26: English /m/ and /n/ pronunciation

The /m/ and /n/ are two of the three nasal sounds in English. Learn about them here.


Hi everyone! Welcome to this week's Seattle Learning Academy American English Pronunciation podcast. This is podcast number 26, and my name is Mandy. Last week we began talking about nasal sounds. Nasal sounds are strange sounds because, to make them, we need to completely close air off from exiting out our mouth, and allow the air to go out our nose instead. The sound we practiced last week was the ng sound (ng sound).

Let's say a few -nging words to review the fact that there is usually no g sound at the end of the ng spelling. Repeat after me if you can.




Sometimes, certain words, like finger, do also include the g sound, but those words are the exception. You need to listen carefully to new words so you know how to say them. Dictionaries will also tell you if there is an additional g sound or not.

Today we are going to practice the other two nasal sounds, the m sound and the n sound. Not too many people have trouble with the m sound. We create that sound by pressing our lips together, the same as we do for the b sound and p sound. Let's say a few words with the m sound in the beginning, middle, and end of the word. I'll leave time for you to repeat after me.




That last word, column, is spelled c-o-l-u-m-n. The last letter of that word, the n, is silent. Other words that follow the same pattern are: autumn, solemn, and d-a-m-n, which some people consider a curse word, so I'm not going to say on this show. Anyway, all those words end in the m sound, not the n sound, as the spelling would suggest.

Sometime coming up I'm going to do a whole show about unusual silent letters, but it might be a while yet. I have lots of other topics I'm also excited to get to.

Let's move on to the n sound. The n sound can cause considerable difficulty for some people from China. I haven't noticed this problem with students from anywhere else, so if you also do this, please let me know.

The n sound is produced in the same part of the mouth as the t sound, d sound, and l sound. For all of those sounds, we press the tip of our tongue against the tooth ridge. For the t sound and d sound, the sound is mostly created when we let go of the sound. For the l sound, we let air travel out our mouth around the sides of the tongue. For the n sound, because it is nasal, we use our tongue to completely block the air from leaving our mouth, and we push the air out our nose.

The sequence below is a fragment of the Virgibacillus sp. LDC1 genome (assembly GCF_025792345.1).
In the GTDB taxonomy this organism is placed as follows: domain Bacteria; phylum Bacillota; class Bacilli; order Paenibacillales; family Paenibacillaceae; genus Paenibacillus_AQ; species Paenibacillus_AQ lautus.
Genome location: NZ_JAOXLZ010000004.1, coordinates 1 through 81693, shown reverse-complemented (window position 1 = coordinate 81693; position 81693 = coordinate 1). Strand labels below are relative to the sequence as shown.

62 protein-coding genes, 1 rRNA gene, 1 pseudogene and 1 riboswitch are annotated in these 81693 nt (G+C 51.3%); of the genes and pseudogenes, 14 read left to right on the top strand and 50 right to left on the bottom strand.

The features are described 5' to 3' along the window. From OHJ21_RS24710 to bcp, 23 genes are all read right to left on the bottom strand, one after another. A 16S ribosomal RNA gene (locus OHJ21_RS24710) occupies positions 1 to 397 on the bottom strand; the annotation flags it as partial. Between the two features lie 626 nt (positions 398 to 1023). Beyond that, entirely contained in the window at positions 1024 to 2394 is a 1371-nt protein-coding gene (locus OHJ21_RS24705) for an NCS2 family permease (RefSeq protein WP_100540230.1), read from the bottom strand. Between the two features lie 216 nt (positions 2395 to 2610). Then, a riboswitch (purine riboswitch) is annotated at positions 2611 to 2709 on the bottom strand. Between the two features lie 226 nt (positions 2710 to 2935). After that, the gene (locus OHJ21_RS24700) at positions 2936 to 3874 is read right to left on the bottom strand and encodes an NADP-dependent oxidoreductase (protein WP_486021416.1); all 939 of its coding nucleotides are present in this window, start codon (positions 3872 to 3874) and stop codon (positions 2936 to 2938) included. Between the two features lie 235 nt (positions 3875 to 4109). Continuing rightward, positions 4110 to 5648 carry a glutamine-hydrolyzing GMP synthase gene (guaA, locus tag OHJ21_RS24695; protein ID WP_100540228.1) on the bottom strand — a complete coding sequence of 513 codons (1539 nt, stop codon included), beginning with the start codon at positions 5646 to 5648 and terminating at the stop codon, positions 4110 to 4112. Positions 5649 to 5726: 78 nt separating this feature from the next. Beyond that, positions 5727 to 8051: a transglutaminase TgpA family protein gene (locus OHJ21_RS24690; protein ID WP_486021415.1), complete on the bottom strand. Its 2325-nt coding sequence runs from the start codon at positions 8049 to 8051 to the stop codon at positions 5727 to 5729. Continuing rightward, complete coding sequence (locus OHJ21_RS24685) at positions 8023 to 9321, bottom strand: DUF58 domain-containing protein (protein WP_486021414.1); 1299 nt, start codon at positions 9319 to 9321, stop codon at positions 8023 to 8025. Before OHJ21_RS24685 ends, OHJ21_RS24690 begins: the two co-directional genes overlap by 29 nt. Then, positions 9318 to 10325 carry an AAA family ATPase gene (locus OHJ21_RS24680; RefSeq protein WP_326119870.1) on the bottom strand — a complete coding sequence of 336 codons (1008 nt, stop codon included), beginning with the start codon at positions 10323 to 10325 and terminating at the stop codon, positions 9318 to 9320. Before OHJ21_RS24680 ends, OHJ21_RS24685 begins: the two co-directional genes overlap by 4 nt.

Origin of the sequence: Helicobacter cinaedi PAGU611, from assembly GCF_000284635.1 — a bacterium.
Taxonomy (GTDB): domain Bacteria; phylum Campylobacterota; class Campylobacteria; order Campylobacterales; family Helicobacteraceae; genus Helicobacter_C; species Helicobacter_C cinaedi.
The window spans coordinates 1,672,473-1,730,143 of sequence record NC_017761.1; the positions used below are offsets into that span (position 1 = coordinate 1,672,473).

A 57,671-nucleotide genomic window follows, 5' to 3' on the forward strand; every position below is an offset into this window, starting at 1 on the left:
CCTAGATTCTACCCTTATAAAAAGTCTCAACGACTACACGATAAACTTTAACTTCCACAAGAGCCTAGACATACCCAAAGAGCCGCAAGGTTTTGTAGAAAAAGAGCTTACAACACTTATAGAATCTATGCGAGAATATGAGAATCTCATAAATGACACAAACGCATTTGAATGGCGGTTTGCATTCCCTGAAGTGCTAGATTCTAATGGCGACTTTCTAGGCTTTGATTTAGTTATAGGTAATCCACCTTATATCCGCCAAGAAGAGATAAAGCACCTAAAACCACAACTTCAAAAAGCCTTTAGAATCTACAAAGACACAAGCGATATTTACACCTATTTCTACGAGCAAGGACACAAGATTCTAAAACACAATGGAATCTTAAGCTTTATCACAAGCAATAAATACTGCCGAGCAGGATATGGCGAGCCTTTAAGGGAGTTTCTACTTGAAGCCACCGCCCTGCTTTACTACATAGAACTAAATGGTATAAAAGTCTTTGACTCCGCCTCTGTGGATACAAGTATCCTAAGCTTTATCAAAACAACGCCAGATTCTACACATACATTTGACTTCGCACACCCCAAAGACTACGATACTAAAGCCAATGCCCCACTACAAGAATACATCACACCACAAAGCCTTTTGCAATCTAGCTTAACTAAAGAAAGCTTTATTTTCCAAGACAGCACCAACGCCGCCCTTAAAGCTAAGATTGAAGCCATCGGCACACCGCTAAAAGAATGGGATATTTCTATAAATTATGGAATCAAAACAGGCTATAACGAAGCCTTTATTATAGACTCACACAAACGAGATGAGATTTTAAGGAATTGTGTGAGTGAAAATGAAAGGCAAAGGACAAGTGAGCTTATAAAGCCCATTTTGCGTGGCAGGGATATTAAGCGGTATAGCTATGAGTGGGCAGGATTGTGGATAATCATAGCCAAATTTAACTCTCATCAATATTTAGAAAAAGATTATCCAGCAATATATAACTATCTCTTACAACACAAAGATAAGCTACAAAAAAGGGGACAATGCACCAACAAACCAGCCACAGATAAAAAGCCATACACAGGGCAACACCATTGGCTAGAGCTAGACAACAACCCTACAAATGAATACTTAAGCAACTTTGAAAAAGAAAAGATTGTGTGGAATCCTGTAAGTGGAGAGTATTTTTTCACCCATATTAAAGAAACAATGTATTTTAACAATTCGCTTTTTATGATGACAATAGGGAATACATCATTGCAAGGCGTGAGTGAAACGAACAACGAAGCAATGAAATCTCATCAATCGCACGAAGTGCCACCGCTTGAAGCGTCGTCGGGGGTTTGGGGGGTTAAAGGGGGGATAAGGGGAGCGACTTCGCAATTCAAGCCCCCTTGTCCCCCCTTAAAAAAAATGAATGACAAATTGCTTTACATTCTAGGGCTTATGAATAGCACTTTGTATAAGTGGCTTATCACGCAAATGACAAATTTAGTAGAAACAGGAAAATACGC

The trouble I hear from Chinese speakers is that you sometimes use the n sound and the l sound interchangeably. I understand that is allowable in some dialects of Chinese. English speakers however, will never substitute those sounds for one another. For us, changing around an n and an l can create new words, or may not be a word at all.

I'm going to say all the sounds that have our tongue against the tooth ridge in a row. I'll go in this order: t sound, d sound, l sound, n sound. Listen carefully. (t sound, d sound, l sound, n sound)

Here's a minimal set for all four sounds. Each of these words begins with a different sound and ends with an n sound. I'll give you time to repeat each word after me.




And that's all there is to it. English has only three nasal sounds: the ng sound, the m sound, and the n sound. I hear the accidental addition of the g sound to the ng sound from nearly all my students. If any one of those sounds is going to give you trouble, it will probably be that one, so, if you missed last week's show, you may want to go back and give it a listen.

If you are a native speaker of Chinese, check in next week for the Chinese speaker's special podcast. I'll let you know all the things that I've noticed my Chinese students have trouble with. If you are a native Japanese or Spanish speaker, look back a few weeks. I've already done special episodes for all of you. After Chinese, I plan to do special shows for native German speakers, then native Korean speakers. If you speak any of those languages, let me know your specific issues, and I'll address them during your podcast.

I'll link to the free practice for all three nasal sounds along with the transcripts for this week's show. Transcripts can always be found at www.pronuncian.com.

You can also buy the MP3 audio lists of all of the sounds of American English from any of the transcript pages for $10US. You'll get 4 1/2 hours of audio sound practice that you can easily add to your MP3 player or burn CDs of.

That's it for today, folks. This has been a Seattle Learning Academy Digital publication. SLA is where the world comes to learn.

Thanks for listening!